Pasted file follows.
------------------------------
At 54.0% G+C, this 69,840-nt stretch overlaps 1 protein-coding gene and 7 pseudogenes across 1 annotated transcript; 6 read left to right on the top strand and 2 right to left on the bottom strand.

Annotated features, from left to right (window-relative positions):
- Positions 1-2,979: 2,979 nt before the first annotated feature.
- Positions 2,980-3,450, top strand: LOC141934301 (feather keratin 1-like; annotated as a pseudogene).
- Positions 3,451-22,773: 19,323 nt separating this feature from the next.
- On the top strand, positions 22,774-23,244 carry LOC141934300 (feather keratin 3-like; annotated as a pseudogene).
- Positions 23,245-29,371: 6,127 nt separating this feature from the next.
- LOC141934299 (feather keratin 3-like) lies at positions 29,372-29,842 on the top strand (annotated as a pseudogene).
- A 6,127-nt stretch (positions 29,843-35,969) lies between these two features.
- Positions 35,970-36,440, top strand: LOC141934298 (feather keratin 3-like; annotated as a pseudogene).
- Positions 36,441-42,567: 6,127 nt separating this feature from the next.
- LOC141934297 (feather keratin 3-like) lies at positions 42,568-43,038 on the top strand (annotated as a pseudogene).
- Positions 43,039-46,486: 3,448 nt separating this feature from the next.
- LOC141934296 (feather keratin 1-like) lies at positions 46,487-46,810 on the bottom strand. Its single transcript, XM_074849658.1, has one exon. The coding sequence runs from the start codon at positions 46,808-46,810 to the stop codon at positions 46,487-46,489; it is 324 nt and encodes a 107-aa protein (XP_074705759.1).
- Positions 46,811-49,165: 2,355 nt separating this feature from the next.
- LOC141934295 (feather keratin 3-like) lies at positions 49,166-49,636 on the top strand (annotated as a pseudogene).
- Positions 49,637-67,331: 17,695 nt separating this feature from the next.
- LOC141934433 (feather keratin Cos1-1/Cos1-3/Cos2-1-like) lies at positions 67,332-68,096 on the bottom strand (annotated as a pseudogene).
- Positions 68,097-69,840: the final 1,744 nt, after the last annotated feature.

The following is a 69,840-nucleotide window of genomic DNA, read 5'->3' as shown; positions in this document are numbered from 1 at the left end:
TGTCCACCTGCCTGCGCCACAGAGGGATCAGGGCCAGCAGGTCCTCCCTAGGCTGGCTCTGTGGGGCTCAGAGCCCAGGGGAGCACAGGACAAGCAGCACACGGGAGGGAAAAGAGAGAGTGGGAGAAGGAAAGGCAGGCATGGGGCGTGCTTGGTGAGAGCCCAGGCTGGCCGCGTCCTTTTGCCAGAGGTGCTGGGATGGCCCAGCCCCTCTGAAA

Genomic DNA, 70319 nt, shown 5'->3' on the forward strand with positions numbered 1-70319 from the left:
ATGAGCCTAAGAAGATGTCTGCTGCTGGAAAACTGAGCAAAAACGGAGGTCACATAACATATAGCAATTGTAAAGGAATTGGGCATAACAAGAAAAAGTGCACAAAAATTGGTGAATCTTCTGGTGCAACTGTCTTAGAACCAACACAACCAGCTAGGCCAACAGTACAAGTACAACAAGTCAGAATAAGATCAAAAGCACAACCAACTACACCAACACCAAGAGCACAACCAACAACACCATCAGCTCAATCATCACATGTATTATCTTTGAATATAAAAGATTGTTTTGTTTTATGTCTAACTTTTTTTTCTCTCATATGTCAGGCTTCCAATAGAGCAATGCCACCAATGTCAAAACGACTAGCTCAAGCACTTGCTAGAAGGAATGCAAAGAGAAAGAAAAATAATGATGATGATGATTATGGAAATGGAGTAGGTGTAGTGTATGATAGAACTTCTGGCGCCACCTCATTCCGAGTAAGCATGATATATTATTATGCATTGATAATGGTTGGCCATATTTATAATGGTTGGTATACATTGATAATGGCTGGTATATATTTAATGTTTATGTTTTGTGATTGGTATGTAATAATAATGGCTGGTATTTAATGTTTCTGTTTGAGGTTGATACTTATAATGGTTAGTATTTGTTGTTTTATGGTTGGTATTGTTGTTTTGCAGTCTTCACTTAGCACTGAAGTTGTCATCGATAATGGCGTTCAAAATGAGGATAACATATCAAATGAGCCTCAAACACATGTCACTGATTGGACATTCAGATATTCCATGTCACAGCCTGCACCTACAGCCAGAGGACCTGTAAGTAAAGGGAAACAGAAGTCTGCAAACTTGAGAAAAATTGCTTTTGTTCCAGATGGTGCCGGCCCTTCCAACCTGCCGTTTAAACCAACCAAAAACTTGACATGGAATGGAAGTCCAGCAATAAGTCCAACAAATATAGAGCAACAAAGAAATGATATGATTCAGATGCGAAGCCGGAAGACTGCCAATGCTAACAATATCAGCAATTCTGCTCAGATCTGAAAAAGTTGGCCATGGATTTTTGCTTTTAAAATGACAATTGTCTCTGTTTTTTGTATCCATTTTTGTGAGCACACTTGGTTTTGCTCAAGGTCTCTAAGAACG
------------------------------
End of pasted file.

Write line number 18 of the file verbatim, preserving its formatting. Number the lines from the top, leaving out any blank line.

- LOC141934433 (feather keratin Cos1-1/Cos1-3/Cos2-1-like) lies at positions 67,332-68,096 on the bottom strand (annotated as a pseudogene).